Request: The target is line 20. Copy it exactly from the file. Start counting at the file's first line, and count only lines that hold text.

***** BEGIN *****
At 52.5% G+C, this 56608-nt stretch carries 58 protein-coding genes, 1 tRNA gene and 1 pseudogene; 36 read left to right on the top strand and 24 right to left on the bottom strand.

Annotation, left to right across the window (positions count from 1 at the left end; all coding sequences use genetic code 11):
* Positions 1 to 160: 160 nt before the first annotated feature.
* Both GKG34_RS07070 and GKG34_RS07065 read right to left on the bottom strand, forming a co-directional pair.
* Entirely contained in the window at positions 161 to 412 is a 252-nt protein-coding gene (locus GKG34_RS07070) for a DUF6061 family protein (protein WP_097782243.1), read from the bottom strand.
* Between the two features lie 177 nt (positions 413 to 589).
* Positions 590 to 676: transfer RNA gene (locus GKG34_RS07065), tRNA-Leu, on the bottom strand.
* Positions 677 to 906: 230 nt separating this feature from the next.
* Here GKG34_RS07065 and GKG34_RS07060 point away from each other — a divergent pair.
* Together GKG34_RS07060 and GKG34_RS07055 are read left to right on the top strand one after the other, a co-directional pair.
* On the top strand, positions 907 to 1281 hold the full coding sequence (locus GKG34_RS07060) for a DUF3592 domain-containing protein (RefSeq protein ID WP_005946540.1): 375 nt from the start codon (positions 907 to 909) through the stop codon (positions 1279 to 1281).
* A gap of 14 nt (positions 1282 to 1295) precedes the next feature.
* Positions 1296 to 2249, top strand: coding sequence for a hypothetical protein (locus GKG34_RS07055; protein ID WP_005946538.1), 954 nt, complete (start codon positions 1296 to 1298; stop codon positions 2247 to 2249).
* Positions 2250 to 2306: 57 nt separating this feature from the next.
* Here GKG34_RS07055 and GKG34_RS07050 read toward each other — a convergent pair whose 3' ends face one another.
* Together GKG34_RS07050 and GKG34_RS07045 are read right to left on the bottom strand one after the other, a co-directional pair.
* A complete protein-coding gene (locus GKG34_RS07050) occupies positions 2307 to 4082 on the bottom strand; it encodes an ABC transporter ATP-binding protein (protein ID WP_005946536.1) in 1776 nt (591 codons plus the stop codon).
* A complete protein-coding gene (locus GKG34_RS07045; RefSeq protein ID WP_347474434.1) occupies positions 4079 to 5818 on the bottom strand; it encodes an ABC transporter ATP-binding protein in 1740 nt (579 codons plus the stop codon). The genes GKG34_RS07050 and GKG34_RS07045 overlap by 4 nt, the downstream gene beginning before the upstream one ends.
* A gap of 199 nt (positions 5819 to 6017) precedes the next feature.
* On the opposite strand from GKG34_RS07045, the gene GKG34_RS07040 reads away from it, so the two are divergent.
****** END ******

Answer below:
* On the opposite strand from GKG34_RS07045, the gene GKG34_RS07040 reads away from it, so the two are divergent.